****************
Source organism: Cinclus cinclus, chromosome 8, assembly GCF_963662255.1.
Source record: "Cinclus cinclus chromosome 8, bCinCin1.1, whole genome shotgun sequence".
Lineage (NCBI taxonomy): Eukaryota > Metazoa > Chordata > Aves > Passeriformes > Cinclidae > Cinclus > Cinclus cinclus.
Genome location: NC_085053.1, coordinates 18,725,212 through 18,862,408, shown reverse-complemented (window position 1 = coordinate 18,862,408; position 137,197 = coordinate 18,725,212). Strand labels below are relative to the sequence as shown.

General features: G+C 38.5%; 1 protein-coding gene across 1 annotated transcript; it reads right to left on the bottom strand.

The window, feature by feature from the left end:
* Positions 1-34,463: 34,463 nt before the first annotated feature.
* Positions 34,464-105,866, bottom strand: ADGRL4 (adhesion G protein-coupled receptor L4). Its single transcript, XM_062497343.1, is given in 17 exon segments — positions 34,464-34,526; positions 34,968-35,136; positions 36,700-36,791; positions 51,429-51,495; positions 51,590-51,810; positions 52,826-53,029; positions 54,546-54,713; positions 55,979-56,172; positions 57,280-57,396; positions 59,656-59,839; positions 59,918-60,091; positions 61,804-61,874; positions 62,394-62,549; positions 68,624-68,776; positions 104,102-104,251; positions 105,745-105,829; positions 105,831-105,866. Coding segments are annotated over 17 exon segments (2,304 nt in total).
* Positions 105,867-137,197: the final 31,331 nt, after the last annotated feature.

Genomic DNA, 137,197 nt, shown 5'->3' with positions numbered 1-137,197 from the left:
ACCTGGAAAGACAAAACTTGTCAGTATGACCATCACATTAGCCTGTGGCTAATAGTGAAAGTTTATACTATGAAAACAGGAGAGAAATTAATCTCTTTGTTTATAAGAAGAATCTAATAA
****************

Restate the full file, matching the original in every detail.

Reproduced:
Source organism: Cinclus cinclus, chromosome 8, assembly GCF_963662255.1.
Source record: "Cinclus cinclus chromosome 8, bCinCin1.1, whole genome shotgun sequence".
Lineage (NCBI taxonomy): Eukaryota > Metazoa > Chordata > Aves > Passeriformes > Cinclidae > Cinclus > Cinclus cinclus.
Genome location: NC_085053.1, coordinates 18,725,212 through 18,862,408, shown reverse-complemented (window position 1 = coordinate 18,862,408; position 137,197 = coordinate 18,725,212). Strand labels below are relative to the sequence as shown.

General features: G+C 38.5%; 1 protein-coding gene across 1 annotated transcript; it reads right to left on the bottom strand.

The window, feature by feature from the left end:
* Positions 1-34,463: 34,463 nt before the first annotated feature.
* Positions 34,464-105,866, bottom strand: ADGRL4 (adhesion G protein-coupled receptor L4). Its single transcript, XM_062497343.1, is given in 17 exon segments — positions 34,464-34,526; positions 34,968-35,136; positions 36,700-36,791; positions 51,429-51,495; positions 51,590-51,810; positions 52,826-53,029; positions 54,546-54,713; positions 55,979-56,172; positions 57,280-57,396; positions 59,656-59,839; positions 59,918-60,091; positions 61,804-61,874; positions 62,394-62,549; positions 68,624-68,776; positions 104,102-104,251; positions 105,745-105,829; positions 105,831-105,866. Coding segments are annotated over 17 exon segments (2,304 nt in total).
* Positions 105,867-137,197: the final 31,331 nt, after the last annotated feature.

Genomic DNA, 137,197 nt, shown 5'->3' with positions numbered 1-137,197 from the left:
ACCTGGAAAGACAAAACTTGTCAGTATGACCATCACATTAGCCTGTGGCTAATAGTGAAAGTTTATACTATGAAAACAGGAGAGAAATTAATCTCTTTGTTTATAAGAAGAATCTAATAA